- source: Getty Thesaurus of Geographic Names
- source: Family History Library Catalog
Lynch Station sits on land formerly owned by the Lee family, who donated land for construction of nearby Mt. Hermon Methodist Church in 1825. It was torn down and replaced by a larger structure in 1875. The old church's timbers were re-used in the subsequent construction of a schoolhouse. Mrs. Charles Douglass was the first teacher there. Before her time, area children were educated in a private school on the lands of Ralph Smith.
Upon completion of the Lynchburg & Danville Railroad in 1873, a station was established on property purchased from one William Frazier (who had acquired it from a Lee descendant). It was named for Charles Henry Lynch, who owned land nearby and had been instrumental in financing the rail line.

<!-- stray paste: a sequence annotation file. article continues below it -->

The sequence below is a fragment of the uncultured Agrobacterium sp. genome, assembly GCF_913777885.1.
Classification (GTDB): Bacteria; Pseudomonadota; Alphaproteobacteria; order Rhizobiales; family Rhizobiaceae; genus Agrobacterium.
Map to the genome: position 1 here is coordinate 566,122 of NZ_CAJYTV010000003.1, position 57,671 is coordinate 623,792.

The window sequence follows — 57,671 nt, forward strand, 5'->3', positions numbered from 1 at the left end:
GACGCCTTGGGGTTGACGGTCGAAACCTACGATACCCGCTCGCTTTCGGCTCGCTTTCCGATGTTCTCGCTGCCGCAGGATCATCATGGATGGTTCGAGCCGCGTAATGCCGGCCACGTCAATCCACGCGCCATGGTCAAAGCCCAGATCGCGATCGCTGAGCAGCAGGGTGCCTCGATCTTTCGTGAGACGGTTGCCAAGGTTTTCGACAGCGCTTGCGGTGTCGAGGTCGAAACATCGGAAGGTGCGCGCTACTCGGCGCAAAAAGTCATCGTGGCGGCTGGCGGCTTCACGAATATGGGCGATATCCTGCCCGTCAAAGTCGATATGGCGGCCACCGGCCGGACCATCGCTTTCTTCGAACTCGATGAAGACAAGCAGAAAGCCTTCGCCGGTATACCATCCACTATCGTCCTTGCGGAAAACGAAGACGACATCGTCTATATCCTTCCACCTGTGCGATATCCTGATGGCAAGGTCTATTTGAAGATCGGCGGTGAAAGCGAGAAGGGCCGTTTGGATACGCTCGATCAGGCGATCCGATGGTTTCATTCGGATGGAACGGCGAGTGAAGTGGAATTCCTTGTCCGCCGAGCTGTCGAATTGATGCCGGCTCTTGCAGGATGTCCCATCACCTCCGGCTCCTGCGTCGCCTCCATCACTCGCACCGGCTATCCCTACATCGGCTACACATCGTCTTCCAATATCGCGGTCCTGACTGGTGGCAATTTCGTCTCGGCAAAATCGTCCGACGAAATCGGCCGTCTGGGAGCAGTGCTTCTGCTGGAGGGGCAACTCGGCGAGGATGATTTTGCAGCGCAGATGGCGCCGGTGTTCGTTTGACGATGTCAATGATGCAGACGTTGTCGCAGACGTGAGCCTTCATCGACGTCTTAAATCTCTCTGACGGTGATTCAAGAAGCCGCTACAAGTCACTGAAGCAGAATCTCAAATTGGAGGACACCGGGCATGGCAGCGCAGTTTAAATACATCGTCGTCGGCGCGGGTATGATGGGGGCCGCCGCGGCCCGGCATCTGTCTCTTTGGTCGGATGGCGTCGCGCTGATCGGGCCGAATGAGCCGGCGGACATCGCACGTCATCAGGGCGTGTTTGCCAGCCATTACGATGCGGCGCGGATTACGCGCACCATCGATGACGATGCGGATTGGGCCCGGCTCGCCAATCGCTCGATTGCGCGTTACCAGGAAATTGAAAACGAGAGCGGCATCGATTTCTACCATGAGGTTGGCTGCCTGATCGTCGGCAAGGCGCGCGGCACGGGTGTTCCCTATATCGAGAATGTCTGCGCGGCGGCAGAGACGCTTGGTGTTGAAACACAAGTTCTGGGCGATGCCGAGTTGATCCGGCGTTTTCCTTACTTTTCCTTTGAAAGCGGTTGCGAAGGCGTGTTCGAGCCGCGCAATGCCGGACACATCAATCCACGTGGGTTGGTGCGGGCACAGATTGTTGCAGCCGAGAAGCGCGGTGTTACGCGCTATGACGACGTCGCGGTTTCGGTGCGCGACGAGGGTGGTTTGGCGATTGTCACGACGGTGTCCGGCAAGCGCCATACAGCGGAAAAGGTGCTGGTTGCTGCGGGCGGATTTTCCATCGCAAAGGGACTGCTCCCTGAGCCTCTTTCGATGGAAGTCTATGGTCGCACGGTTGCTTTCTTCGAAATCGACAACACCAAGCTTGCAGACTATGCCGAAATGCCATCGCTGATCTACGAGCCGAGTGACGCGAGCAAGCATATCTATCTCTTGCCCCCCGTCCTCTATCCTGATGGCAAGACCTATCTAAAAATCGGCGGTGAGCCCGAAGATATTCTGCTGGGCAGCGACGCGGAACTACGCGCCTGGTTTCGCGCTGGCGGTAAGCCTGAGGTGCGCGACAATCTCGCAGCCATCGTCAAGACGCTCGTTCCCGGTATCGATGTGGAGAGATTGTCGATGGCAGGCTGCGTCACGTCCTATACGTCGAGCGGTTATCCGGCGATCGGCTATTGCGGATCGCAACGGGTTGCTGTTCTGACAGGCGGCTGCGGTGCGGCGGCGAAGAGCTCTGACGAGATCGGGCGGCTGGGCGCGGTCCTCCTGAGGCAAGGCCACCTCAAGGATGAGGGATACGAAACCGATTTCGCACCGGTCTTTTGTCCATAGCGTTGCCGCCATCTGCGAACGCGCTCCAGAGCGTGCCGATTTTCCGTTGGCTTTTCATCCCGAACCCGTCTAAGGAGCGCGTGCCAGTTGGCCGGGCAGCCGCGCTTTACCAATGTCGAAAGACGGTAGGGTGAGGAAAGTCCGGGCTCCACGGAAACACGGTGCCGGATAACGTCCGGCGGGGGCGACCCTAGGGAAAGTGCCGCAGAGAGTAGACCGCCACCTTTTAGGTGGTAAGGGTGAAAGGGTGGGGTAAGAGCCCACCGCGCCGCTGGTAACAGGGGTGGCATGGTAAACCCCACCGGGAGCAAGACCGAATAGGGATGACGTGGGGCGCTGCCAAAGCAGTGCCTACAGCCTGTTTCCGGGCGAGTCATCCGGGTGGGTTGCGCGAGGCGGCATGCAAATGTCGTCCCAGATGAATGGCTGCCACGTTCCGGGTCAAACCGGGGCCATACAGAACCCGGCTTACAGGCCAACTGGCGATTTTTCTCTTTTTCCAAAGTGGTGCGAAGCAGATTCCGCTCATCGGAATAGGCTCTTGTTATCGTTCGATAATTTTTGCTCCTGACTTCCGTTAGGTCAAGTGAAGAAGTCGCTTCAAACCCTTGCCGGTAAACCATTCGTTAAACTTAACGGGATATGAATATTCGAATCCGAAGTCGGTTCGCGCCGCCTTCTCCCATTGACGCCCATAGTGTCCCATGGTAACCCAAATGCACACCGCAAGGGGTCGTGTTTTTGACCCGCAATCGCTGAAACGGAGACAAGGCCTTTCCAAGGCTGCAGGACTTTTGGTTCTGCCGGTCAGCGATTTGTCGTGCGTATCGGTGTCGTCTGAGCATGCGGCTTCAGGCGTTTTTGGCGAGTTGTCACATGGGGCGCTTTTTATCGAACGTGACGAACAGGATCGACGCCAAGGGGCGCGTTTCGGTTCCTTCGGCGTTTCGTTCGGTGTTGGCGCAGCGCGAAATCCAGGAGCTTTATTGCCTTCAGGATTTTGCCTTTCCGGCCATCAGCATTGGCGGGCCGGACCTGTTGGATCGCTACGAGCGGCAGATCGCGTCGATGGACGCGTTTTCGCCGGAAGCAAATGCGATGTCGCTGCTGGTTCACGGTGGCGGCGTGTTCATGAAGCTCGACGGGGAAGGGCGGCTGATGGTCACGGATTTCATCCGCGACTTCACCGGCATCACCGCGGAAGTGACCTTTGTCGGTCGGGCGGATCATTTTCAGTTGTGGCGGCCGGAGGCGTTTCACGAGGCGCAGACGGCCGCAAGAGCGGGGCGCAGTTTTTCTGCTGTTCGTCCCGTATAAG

The first building erected in town was the home of Johhn B. Omohundro, section foreman for the railroad. It was quickly followed by a store, sawmill, and several other homes.
The first station agent and postmaster was Abner Anthony, formerly of Leesville.
In 1879, a Baptist Church was built, and Rev. James Eubanks called as its first pastor. It was followed, in 1892, by St. Peter's Episcopal Church.
In 1880, James Hardwick and James Traylor published a weekly newspaper here called the Campbell County Record, but it eventually moved to the county seat at Rustburg. After a few years there, the old press was brought back to Lynch Station by attorney B.J. Wilkinson, who used it to publish the Campbell County Clarion.
Incorporated as a town in 1884, Oliver Peak served as the first mayor. One of the first ordinances decreed that no vehicle should be driven on the town's main street at a speed over 6 miles per hour!
Unfortunately, the town experienced serious decline. Its charter was revoked by 1900. And, by 1910, its Episcopal congregation had withdrawn to nearby Alta Vista.